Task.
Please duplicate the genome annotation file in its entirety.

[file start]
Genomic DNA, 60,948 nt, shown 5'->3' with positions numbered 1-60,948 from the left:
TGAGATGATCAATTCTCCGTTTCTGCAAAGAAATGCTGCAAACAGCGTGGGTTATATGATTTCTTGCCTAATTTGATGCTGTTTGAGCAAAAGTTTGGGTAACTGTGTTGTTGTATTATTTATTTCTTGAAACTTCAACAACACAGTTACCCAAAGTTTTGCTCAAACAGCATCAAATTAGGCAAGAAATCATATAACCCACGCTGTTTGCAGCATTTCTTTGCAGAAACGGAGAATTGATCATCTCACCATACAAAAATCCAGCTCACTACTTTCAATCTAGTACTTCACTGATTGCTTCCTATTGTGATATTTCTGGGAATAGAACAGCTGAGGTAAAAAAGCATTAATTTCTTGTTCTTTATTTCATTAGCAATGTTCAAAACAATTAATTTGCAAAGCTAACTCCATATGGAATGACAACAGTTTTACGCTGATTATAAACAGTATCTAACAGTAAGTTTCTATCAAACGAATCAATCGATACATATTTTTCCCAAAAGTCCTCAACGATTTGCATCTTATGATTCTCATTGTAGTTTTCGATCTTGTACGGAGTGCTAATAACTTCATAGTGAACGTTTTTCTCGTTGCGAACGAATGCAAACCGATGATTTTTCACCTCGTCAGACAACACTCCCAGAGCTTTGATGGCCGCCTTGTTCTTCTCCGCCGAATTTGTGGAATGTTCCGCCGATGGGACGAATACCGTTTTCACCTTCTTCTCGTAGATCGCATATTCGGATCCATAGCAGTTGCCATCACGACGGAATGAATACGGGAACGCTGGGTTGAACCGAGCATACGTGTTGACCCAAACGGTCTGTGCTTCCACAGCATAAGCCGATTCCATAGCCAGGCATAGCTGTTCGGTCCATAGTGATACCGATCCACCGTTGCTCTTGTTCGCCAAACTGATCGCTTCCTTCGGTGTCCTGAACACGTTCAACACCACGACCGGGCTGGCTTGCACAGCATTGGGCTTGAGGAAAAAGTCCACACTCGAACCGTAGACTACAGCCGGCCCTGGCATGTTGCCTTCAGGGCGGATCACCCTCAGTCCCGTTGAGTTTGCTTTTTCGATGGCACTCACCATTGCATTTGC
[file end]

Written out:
Genomic DNA, 60,948 nt, shown 5'->3' with positions numbered 1-60,948 from the left:
TGAGATGATCAATTCTCCGTTTCTGCAAAGAAATGCTGCAAACAGCGTGGGTTATATGATTTCTTGCCTAATTTGATGCTGTTTGAGCAAAAGTTTGGGTAACTGTGTTGTTGTATTATTTATTTCTTGAAACTTCAACAACACAGTTACCCAAAGTTTTGCTCAAACAGCATCAAATTAGGCAAGAAATCATATAACCCACGCTGTTTGCAGCATTTCTTTGCAGAAACGGAGAATTGATCATCTCACCATACAAAAATCCAGCTCACTACTTTCAATCTAGTACTTCACTGATTGCTTCCTATTGTGATATTTCTGGGAATAGAACAGCTGAGGTAAAAAAGCATTAATTTCTTGTTCTTTATTTCATTAGCAATGTTCAAAACAATTAATTTGCAAAGCTAACTCCATATGGAATGACAACAGTTTTACGCTGATTATAAACAGTATCTAACAGTAAGTTTCTATCAAACGAATCAATCGATACATATTTTTCCCAAAAGTCCTCAACGATTTGCATCTTATGATTCTCATTGTAGTTTTCGATCTTGTACGGAGTGCTAATAACTTCATAGTGAACGTTTTTCTCGTTGCGAACGAATGCAAACCGATGATTTTTCACCTCGTCAGACAACACTCCCAGAGCTTTGATGGCCGCCTTGTTCTTCTCCGCCGAATTTGTGGAATGTTCCGCCGATGGGACGAATACCGTTTTCACCTTCTTCTCGTAGATCGCATATTCGGATCCATAGCAGTTGCCATCACGACGGAATGAATACGGGAACGCTGGGTTGAACCGAGCATACGTGTTGACCCAAACGGTCTGTGCTTCCACAGCATAAGCCGATTCCATAGCCAGGCATAGCTGTTCGGTCCATAGTGATACCGATCCACCGTTGCTCTTGTTCGCCAAACTGATCGCTTCCTTCGGTGTCCTGAACACGTTCAACACCACGACCGGGCTGGCTTGCACAGCATTGGGCTTGAGGAAAAAGTCCACACTCGAACCGTAGACTACAGCCGGCCCTGGCATGTTGCCTTCAGGGCGGATCACCCTCAGTCCCGTTGAGTTTGCTTTTTCGATGGCACTCACCATTGCATTTGC